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NHS Blood and Transplant (NHSBT) Blood Donor Centre, John Radcliffe Hospital, Oxford, OX3 9BQ


Benedikt Kessler, Professor of Biochemistry and Mass Spectrometry  

TDI Mass Spectrometry Laboratory, Target Discovery Institute

Karl Morten, Nuffield department of Women’s and reproductive health 

Jan Lindeman, Leiden University Medical Center

Letizia Lo Faro


Postdoctoral Research Scientist

My research focuses on investigating molecular mechanisms of tissue injury and repair in organ donation and transplantation. This is important as it will lead to better understanding of the type of injury organs are subjected to upon brain death (DBD) and circulatory death (DCD) and ultimately may help improve their quality and longevity, once transplanted.

My main research interest is in oxidative stress, mitochondrial signalling, bioenergetics and mitochondrial dynamics in health and disease and in organ transplantation. I am interested in applying biomolecular and –omics techniques to identify mechanisms of tissue injury in liver, kidney and pancreas and discover potential therapeutic targets for organ repair. In my research so far, I have investigated nitric oxide (˙NO) and hydrogen sulfide (H2S) chemical biology, including their cytoprotective properties, and mitochondrial function and dysfunction in ischaemia-reperfusion (I/R) injury models, patients with mitochondrial diseases and deceased donor organs. I have focussed on mitochondrial function by studying ROS production, mitochondrial bioenergetics and autophagy/mitophagy pathways. I am also interested in studying the effects of ischaemia-reperfusion injury in abdominal organs, mainly by looking at protein expression and gene ontology/pathway analysis.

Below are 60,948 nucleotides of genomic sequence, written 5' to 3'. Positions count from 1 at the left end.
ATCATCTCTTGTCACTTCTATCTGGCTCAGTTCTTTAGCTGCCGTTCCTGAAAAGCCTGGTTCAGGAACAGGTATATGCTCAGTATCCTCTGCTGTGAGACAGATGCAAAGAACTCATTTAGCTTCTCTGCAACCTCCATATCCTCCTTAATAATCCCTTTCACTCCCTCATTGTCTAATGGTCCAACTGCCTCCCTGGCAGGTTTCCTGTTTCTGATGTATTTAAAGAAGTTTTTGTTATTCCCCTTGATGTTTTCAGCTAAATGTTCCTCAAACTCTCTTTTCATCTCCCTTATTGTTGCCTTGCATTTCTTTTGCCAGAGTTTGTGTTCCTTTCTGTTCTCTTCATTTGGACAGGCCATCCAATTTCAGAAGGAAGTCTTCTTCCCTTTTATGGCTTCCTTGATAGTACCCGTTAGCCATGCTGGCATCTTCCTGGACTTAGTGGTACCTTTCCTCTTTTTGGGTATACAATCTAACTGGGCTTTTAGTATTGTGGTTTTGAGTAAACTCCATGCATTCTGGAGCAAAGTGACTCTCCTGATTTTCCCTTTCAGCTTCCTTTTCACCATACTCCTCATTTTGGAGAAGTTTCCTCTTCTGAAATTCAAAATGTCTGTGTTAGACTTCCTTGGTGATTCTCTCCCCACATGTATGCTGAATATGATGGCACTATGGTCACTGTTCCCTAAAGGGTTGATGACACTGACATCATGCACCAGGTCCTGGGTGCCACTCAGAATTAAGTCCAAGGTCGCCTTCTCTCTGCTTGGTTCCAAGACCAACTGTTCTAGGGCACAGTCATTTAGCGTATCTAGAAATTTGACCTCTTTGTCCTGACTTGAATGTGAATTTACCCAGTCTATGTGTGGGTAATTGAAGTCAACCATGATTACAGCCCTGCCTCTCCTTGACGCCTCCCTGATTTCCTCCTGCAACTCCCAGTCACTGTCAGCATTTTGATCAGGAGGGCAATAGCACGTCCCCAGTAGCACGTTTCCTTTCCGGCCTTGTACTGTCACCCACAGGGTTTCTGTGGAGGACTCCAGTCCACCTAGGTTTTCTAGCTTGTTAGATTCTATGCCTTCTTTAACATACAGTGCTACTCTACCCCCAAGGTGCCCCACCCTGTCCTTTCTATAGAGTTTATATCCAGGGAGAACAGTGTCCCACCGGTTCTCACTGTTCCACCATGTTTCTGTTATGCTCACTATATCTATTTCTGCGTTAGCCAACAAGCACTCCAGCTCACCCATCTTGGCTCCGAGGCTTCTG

Thanks to the use of samples collected as part of the QUOD biobank and COPE trials, I have been able to investigate pathways of injury and repair in DBD and DCD donor kidneys and livers, including more marginal organs or donors with acute kidney injury. I have also been able to study how different preservation strategies (e.g. hypothermic and normothermic machine perfusion) change the organ proteome profile. 

Understanding the injury to donor organs and identifying targets for repair will help improve current protocols for the management of donors and organ preservation techniques (such as machine perfusion), with a view at eventually increasing transplant numbers and their longevity.